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thermoelectric generator

10778 Views 17 Replies 9 Participants Last post by  Andy0x1
Here is some info on thermoelectric tech.
This could possibly be applied to the ICE running the generator! every little bit helps. Go GM Go!!
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The recent thermoelectric implementation that they have done is still one of the less inefficient ways of converting heat energy into electricity.

There are others, such as the modified form of Organic Rankine Cycle, can utilize more heat to mechanical energy to help power the wheels or turn the generator, but requires massive footprint.
One way of utilizing heat is to heat up water and split the hydrogen and oxygen and feed into the range extender engine. Little electricity is needed if water is heated and you'll recover more from the heat energy.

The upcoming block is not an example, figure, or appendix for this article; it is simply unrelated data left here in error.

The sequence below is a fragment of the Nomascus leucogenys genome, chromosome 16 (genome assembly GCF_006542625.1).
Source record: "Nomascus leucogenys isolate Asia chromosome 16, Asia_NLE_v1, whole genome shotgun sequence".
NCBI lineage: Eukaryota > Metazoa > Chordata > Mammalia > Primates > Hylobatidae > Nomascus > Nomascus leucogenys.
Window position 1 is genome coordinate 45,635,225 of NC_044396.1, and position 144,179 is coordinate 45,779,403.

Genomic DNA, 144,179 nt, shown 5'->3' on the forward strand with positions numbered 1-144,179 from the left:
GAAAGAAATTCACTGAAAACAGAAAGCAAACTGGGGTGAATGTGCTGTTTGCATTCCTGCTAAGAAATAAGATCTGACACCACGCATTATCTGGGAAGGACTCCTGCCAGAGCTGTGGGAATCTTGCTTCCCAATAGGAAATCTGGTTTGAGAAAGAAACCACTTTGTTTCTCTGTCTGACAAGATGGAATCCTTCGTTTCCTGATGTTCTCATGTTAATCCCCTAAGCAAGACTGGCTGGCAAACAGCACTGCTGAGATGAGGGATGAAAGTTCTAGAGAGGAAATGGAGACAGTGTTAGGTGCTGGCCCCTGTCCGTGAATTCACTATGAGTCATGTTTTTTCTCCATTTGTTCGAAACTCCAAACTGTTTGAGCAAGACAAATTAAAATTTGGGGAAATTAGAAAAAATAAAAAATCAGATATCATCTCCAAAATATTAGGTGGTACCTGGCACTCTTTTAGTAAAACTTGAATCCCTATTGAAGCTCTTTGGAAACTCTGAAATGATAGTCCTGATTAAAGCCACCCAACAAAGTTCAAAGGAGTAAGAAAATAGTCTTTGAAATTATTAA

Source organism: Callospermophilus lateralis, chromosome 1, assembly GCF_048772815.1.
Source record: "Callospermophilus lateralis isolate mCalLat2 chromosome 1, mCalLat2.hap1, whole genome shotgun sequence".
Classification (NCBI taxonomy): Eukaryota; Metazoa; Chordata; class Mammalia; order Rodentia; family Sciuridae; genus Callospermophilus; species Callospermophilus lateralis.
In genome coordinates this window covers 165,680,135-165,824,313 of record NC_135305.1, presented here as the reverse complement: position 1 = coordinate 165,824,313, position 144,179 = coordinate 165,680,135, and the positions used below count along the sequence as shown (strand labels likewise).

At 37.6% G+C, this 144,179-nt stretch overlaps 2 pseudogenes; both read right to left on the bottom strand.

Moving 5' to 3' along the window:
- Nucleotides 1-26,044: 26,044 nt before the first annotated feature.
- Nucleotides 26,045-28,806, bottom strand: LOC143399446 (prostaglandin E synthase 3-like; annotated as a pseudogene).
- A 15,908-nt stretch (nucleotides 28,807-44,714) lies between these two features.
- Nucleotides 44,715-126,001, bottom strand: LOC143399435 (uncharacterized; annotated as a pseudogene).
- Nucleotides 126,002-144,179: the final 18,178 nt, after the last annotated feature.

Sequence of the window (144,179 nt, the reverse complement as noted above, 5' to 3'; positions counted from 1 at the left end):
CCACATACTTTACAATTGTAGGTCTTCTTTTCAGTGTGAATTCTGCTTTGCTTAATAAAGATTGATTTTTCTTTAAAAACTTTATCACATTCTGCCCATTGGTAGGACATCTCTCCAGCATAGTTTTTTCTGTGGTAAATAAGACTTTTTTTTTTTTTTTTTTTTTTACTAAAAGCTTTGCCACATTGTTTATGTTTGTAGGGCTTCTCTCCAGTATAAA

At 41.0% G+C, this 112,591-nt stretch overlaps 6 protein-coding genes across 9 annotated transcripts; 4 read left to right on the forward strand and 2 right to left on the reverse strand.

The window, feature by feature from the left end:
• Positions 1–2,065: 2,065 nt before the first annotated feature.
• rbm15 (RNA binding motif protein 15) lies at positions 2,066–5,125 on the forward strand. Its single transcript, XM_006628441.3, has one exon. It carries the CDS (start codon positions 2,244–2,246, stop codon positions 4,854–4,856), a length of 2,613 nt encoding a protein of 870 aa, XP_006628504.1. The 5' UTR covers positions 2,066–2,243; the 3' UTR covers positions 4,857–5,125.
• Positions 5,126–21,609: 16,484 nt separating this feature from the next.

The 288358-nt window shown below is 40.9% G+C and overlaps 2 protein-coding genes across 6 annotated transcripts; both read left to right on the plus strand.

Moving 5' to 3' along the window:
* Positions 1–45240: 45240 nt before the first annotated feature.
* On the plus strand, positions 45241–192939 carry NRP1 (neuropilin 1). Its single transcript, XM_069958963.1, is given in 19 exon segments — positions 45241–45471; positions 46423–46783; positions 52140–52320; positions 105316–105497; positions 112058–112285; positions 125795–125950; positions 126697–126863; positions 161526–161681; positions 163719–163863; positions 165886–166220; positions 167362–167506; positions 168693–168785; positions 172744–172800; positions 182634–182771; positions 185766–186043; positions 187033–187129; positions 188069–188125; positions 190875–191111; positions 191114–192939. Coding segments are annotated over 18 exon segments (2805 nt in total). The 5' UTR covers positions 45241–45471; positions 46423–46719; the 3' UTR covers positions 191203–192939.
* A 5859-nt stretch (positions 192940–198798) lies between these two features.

Here's a new concept car recently shown that uses hydrogen on demand via onboard electrolysis of water:

from CNET:
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The CNET article mentioned on demand cracking of water, so they don't need to use a large pressurized tank to store hydrogen. And yes I agree that we don't know the exact advantages, if any, of using hydrogen mixed with gasoline.

But if ever, as I am suggesting, they should take advantage of the fact that it takes far fewer electric power to split heated water than colder water. Thus you'll get more power in the hydrogen produced than the electricity you put in because of the waste heat energy used to heat the water. At least, that's the theory. As to the practice of doing that in an actual vehicle, the only reference that I can find are HHO scammers.

There is a company, the name escapes me at the moment, that have split water at by heating at high temperature without using electrolysis but with the use of catalysts. Water is pressurized so that it can continue to raise temperature above its boiling point. And car engines and exhaust gases have a lot higher temperature than the boiling point of water.
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